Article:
Last night, I was awakened by the hoots of a great horned owl; it was just after midnight.  The owl was clearly perched near to our farmhouse but, despite the bright full moon, I could not see it from the bedroom window.

Long fascinated by owls, I always enjoy hearing their calls and listened as his nocturnal lecture continued.  Our farm is home to dozens of cottontails and I assumed he was biding his time until a meal wandered by; unfortunately, hunting did not seem to be a priority and he continued calling for the next three hours.

Though I managed to doze off for periods of time, the hooting led to a fitful sleep and my fondness for owls began to take a hit; he must have finally flew off (or fell asleep himself) and I was granted some peace.  Of course, I hope he returns on a regular basis as long as the visits are reasonably short.

Above Kansas Rivers

Flying back to Denver this morning, the landscape of Missouri was shrouded by clouds but clear skies over Kansas and Colorado provided a spectacular view of the Great Plains geography.  The first recognizable feature was Perry Lake, northeast of Topeka, fed by the Delaware River; to the south, Clinton Lake, fed by the Wakarusa River, shimmered in the early morning sun.  Both of these rivers are tributaries of the Kansas River which empties into the Missouri at Kansas City.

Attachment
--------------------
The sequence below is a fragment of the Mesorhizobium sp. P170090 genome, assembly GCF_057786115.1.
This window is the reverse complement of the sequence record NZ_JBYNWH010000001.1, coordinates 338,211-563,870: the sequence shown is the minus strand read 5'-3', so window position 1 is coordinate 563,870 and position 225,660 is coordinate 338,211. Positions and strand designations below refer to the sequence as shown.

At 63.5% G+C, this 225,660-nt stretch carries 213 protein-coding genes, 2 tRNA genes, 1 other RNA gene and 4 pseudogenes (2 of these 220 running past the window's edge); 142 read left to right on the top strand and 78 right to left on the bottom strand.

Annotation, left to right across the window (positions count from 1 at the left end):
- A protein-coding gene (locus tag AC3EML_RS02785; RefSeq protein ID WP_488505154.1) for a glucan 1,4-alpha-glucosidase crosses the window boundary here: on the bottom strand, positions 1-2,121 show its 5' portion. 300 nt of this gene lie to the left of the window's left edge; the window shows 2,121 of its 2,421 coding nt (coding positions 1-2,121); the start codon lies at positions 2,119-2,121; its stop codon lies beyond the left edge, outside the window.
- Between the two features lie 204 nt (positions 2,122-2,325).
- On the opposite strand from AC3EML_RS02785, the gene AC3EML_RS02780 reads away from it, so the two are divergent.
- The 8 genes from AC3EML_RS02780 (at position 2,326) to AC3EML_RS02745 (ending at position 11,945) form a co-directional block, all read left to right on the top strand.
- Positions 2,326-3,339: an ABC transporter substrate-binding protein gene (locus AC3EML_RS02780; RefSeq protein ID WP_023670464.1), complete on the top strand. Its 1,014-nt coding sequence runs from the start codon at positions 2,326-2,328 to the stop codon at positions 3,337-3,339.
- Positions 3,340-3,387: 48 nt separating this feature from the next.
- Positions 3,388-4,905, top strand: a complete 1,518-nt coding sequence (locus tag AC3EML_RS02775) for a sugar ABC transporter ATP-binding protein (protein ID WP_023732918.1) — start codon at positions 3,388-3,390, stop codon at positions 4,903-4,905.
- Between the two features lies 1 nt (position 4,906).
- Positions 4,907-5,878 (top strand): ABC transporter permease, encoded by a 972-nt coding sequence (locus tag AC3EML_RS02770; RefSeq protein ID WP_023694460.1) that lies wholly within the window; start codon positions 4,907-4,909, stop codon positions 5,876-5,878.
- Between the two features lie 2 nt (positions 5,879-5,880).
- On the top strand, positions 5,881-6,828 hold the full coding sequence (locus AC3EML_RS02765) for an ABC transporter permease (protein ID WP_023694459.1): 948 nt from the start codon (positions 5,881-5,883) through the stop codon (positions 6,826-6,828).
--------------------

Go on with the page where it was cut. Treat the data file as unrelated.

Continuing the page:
Approaching Manhattan, the Kansas River came into view and we soon crossed the lower segment of Tuttle Creek Lake on the Big Blue River.  Just northwest of Junction City, we passed over Milford Lake, on the Republican River and the Smoky Hill River sliced through the city, joining the Republican to form the Kansas River.

From that junction into eastern Colorado, we paralleled the Smoky Hill River, passing over Salina, the massive Smoky Hill Wind Farm (north of Ellsworth), Russell and Hays before our path crossed In…

A Late Winter Chorus

While walking around Perry Phillips Lake, south of Columbia, this morning, I heard the first chorus frog calls of the season.  Resembling the sound produced by running your thumbnail down the teeth of a comb, the calls are delivered day and night as males gather in temporary pools to attract females.  Eggs are fertilized as they are laid and attach to vegetation in the base of the pools.  After hatching and undergoing metamorphosis, the young frogs spend the warmer months searching prairies and wetlands for insects and spiders, retreating beneath logs, rocks or leaf litter to rest or to escape danger.